May 1, 2014
Tornadoes Most Likely To Occur During Multi-Day Spans
Brett Smith for redOrbit.com - Your Universe Online
Earlier this week, tornadoes ravaged the Midwest and southern states from Nebraska to Mississippi and a new report from a Purdue University tornado expert has found that substantial tornado episodes and particularly strong tornadoes are more inclined to take place within sustained bouts of storm activity lasting three or more days.
"Two extreme tornado events last year led to 32 deaths, injured more than 377 and cost $2 billion in damage and inspired this study," Trapp said in recent statement. "Unfortunately, the devastating tornadoes these past few days, tragically, seem to be bearing out the results."
On Sunday, tornadoes touched down in areas of Arkansas, Oklahoma, Kansas, Missouri, Nebraska, Iowa and Mississippi. On Monday, Mississippi, Alabama and Tennessee were hit and North Carolina saw tornado activity on Tuesday.
The recent spate of tornados took place during the time multiple-day periods are most likely to occur – April through July, according to the new report which was inspired by Trapp’s participation in the National Science Foundation's Mesoscale Predictability Experiment (MPEX) to improve predictions of severe weather.
"The encouraging news is that the larger, more slowly evolving and moving systems that appear to contribute to multiple-day tornado periods may be more predictable," Trapp said. "The weather system responsible for the tornadoes this week falls in this category and was revealed in the forecast models at least five days in advance with good fidelity."
The Purdue professor based his report on National Oceanic and Atmospheric Administration's historical data spanning from 1983-2012, which included more than 3,100 tornado days and over 1,400 distinct periods of tornado activity. Multiple-day periods comprised 24 percent of the distinct periods of activity.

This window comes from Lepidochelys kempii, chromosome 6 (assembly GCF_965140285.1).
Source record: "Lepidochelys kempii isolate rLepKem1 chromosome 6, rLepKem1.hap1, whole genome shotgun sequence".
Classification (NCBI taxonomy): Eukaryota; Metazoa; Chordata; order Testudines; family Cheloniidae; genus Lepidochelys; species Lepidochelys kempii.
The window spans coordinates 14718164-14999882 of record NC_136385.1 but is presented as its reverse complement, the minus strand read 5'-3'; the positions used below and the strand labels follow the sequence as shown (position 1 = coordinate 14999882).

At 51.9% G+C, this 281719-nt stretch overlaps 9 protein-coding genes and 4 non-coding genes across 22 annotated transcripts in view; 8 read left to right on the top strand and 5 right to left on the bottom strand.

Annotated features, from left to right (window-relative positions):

Data on this week’s tornado activity from NOAA’s GOES-East satellite was just released by NASA and an animation based on the data showed the progression and motion of the weather system that spawned the twisters. NASA’s Aqua satellite also gathered information on the storm system using its Atmospheric Infrared Sounder (AIRS) instrument. AIRS data revealed very chilly cloud top temperatures suggesting that the thunderstorms had powerful uplift which pressed cloud tops to the upper reaches of the troposphere.
“AIRS data shows spatial extent of strong convection (rapidly rising air that condenses and forms clouds) in the slow-moving severe storm system that spawned tornadoes in Arkansas, Oklahoma and Iowa,” said Ed Olsen, creator of the AIRS image at NASA JPL.
AIRS revealed that the most frigid cloud top temperatures spanned from eastern Nebraska, through western Iowa, western Missouri, northern Arkansas and southeast into northern Mississippi and Alabama.